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I am very fortunate, here you have made an excellent point.

I was born privileged.  I had a father who adored me, and a mother who was there for me when my life was falling apart and I believed I might never be whole.  My parents saw to my education,  gave me direction, purpose and a passion for life. They gifted me with their love as well as their incredibly high expectations for personal discipline and achievement.  Most importantly, my parents made sure I could think for myself – even to the extent of disregard for convention. I was privileged, yes – but the only thing I had is what every child should have, and deserves.

And yes, I was born rich.  But nothing was ever just handed to me, my father made sure of that.  “To those much has been given, much is expected,” were words to live by in our house.  I spent part of my school holidays volunteering – the American Red Cross, Special Olympics, an orphanage in India, a school in rural Nicaragua – just to name a few.  Believe me when I say I well understood just how lucky I was; I saw firsthand the horrors of poverty and hopelessness, and I felt the responsibility to improve lives where I could.

As to my lack of dedication and discipline in childhood; no, I did not play softball and I was not a Girl Scout – perhaps you’ll find this to be analogous:

I began playing the piano at three, the violin at five; soon thereafter I spent more than an hour each day in practice.  By age six I spoke fluent French and was no longer permitted to speak English at dinner.  Reading literary classics was required, as were book reports – oral and written, and this was apart from school curricula.  I also studied ballet, read the New York Times and was expected to be conversant and knowledgeable about current events as well as The Arts. Again, I feel every child should have the attention, guidance and direction of her parents and make no apologies for my solid upbringing – and to suggest that Rich Children have no discipline, or parental involvement and affection is patently absurd.

I do not personally know Paris Hilton, so I can’t say for sure, but your comparison of her to me seems a bit misguided – at least respective to what I know of her adult life.  If Paris Hilton is the rubric by which you measure all Rich People, I feel you must see us dilettantes, which you should know by now I am not.

You suggest that I should feel some kind of guilt for my life. I have no guilt, no shame for having had the advantages I have had – why should I?

I availed myself of no free rides.  I harmed no one. I have taken advantage of no one.  I have given of myself – my time, not just charitable donations. I work and I always have.

My life, in some ways, may appear to be easier because of what I have, but I have never believed that wealth and privilege make me better or more important than anyone else, and I have never conducted myself as though I believe that I am, somehow, superior – as you suggest.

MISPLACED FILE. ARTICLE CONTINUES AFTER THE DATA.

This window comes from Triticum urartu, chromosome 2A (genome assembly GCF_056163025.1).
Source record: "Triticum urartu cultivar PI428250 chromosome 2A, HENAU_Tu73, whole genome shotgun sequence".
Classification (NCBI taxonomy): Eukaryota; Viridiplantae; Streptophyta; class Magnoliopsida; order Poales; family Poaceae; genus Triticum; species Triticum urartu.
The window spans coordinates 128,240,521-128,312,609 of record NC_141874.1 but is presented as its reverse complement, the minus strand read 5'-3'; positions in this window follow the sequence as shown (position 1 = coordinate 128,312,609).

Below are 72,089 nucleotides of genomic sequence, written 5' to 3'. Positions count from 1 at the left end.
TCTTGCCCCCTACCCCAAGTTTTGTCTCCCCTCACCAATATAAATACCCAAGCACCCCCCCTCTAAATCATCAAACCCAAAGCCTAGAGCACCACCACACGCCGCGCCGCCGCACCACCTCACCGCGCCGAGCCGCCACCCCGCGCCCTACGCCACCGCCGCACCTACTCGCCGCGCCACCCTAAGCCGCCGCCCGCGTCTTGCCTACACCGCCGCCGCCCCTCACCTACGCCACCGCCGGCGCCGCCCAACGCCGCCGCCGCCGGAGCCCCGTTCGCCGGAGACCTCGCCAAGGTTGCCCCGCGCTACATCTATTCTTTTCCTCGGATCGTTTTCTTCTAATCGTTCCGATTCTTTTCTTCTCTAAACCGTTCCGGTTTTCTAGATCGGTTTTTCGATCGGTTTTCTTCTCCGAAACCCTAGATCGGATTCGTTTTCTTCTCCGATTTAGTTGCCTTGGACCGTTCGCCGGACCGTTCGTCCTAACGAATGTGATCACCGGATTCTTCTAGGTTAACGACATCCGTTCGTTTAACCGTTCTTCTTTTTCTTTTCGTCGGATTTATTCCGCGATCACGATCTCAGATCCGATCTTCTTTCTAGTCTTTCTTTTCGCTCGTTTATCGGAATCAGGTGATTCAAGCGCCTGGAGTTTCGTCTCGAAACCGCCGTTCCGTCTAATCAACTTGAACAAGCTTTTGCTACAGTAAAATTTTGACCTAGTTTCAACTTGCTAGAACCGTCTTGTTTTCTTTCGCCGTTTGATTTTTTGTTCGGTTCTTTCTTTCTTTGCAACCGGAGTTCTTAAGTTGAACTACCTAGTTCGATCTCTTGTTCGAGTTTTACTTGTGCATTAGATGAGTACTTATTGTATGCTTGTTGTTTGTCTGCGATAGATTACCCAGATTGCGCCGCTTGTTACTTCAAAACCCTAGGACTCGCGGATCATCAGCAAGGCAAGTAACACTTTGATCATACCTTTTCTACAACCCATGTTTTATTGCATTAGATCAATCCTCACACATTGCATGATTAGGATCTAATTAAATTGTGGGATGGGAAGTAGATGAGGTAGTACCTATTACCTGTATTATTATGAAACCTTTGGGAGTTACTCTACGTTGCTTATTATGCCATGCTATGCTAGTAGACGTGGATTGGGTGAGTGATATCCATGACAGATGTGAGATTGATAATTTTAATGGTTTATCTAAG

Please understand I am offering no justification here, nor do I feel I must present counterpoint to your inaccurate points of assumption, but my life is nothing you imagine it to be, and it never has been …

Your belief that I have “never had a REAL problem in my life,” seems to come from your belief that money is the be-all-and-end-all for happiness and fulfillment – it is not. Having financial freedom might make life easier in certain respects, I’ll give you that, but money is not a panacea – the trials of life happen to us all, rich and poor alike.

Your son had many demons – some you know, and some you were spared meeting.  He was many things – beautiful/brooding, thoughtful/obsessive, kind/filled-with-rage, capable/broken, romantic/isolated, stable/unbalanced, successful/driven by fear, troubled/accomplished.  I don’t think Paul was ever comfortable within himself – ever at peace, and that is heart breaking.

I am not responsible for Paul – not for who he was, or for what happened to him.  There is no one to blame; you were the best mother you knew how to be, and I tried to be a good wife.  Sometimes, all we do isn’t enough.

Like you, I have wished that Paul and I never met.  In my sadness this wish seemed noble somehow, but then I remembered all that wish would erase; the very real happiness he knew for many years, the love he learned to accept and give, an understanding that the world, and life, can be beautiful, the satisfaction that came from knowing he was a good father — he knew these things because of what we shared, and they enhanced his life immeasurably.  I no longer naively envision a world in which Paul and I did not meet, or marry.  No more will I torture myself with thoughts he’d have been better off without me; it did not end well, but that does not mean our love was invalid or wrong.

Much of the content in your note was known to me – your thoughts and feelings about my childhood of privilege, my parents, your belief in who I am, but some of what you said was unfamiliar, too – and then it occurred to me that you, like me, are a victim of Paul’s misrepresentations.  I feel no need to clarify at this juncture, or even understand; that well is deep, dark and full of terrors.  As for your misconceptions about me, this is the last time I will try to explain.

I will end by saying my door is open, just as it has always been; you have five grandchildren, each of whom possesses all the good that was Paul, who will welcome you back.

Thanksgiving dinner is at 7:00 o’clock, but the festivities will begin early in the day; I would very much like it if you would join us.

With affection,